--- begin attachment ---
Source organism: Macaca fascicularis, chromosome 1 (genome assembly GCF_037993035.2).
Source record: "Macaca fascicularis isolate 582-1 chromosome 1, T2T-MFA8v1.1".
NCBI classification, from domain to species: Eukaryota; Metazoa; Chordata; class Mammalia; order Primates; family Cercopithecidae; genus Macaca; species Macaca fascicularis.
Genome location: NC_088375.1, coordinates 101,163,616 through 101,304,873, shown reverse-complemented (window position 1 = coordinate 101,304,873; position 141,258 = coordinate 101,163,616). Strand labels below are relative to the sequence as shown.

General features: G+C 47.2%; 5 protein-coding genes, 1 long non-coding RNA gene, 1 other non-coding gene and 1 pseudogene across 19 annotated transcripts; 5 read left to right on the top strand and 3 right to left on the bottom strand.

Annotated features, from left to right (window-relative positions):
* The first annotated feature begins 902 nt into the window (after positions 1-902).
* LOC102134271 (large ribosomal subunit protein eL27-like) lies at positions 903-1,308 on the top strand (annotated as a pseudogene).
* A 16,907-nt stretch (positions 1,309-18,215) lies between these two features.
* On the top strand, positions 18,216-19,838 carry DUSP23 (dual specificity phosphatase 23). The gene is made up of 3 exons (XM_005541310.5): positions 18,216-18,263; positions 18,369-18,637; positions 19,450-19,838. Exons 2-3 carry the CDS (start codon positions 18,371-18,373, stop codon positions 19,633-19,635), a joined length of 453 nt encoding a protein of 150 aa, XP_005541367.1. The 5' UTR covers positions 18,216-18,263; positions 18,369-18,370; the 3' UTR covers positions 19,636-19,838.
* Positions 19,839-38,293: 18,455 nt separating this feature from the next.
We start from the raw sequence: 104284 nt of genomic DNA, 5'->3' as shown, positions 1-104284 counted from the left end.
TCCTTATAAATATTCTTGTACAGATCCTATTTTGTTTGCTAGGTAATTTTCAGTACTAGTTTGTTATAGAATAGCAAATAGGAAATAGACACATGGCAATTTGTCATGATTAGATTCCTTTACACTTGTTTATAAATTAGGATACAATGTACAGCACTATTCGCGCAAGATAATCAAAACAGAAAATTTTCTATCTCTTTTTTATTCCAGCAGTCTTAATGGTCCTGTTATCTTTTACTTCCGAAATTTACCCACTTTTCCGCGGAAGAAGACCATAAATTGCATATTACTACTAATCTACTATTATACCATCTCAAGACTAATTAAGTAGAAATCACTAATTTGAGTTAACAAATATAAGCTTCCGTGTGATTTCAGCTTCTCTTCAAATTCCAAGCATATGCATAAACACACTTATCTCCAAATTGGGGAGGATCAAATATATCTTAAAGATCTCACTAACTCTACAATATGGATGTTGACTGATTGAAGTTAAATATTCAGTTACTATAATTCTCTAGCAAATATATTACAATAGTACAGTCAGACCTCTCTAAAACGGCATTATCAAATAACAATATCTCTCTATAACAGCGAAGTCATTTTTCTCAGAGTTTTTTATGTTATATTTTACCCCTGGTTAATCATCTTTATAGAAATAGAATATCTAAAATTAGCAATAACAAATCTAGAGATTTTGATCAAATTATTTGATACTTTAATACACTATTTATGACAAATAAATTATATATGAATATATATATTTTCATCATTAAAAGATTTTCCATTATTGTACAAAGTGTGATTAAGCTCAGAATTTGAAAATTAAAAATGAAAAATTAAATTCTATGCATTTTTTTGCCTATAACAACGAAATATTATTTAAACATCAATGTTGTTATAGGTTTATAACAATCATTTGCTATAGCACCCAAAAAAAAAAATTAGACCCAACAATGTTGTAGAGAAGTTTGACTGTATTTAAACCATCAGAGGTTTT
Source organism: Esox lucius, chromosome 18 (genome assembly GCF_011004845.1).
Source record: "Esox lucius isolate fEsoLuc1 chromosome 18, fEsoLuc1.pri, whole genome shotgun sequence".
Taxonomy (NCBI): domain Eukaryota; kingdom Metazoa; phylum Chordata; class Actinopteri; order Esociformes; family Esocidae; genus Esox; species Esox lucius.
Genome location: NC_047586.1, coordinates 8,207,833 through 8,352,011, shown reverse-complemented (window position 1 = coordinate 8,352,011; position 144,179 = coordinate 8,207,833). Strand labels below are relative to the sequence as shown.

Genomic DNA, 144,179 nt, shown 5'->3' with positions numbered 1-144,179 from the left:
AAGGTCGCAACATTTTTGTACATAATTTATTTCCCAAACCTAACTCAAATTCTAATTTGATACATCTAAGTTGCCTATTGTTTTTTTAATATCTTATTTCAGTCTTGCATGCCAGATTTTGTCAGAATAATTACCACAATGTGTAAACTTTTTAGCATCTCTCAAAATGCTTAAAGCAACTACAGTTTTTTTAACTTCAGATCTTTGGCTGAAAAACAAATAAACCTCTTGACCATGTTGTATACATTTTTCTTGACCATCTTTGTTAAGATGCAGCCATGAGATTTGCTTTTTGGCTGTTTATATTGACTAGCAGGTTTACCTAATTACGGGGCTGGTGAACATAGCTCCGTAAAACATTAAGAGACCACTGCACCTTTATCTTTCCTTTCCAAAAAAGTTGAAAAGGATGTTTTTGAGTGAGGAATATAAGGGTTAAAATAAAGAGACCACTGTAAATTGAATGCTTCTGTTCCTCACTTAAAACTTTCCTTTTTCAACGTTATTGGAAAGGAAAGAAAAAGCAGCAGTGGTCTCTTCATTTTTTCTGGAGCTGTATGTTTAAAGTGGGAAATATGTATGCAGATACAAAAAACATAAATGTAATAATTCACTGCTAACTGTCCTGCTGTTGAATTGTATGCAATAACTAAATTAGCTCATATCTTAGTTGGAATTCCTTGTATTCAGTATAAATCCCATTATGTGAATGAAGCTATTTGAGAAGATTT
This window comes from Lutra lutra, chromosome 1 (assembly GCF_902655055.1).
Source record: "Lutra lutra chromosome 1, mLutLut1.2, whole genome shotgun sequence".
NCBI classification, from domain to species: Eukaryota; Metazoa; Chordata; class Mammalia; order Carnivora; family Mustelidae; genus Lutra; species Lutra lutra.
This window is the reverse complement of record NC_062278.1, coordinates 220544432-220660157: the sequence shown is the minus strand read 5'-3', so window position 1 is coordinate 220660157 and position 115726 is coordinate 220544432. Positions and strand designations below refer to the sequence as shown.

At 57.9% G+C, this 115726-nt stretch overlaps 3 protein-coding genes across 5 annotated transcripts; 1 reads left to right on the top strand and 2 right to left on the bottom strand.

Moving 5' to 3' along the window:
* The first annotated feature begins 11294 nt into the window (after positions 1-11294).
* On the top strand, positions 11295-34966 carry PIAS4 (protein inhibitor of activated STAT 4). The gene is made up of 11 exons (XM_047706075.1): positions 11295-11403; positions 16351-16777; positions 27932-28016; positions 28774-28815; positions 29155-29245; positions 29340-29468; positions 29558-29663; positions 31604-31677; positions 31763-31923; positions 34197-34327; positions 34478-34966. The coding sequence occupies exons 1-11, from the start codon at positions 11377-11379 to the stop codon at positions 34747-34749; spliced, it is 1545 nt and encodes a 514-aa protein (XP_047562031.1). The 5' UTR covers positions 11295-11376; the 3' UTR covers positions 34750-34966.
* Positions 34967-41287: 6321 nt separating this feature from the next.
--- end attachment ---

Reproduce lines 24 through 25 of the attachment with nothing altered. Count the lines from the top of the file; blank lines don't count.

At 57.9% G+C, this 115726-nt stretch overlaps 3 protein-coding genes across 5 annotated transcripts; 1 reads left to right on the top strand and 2 right to left on the bottom strand.

Moving 5' to 3' along the window: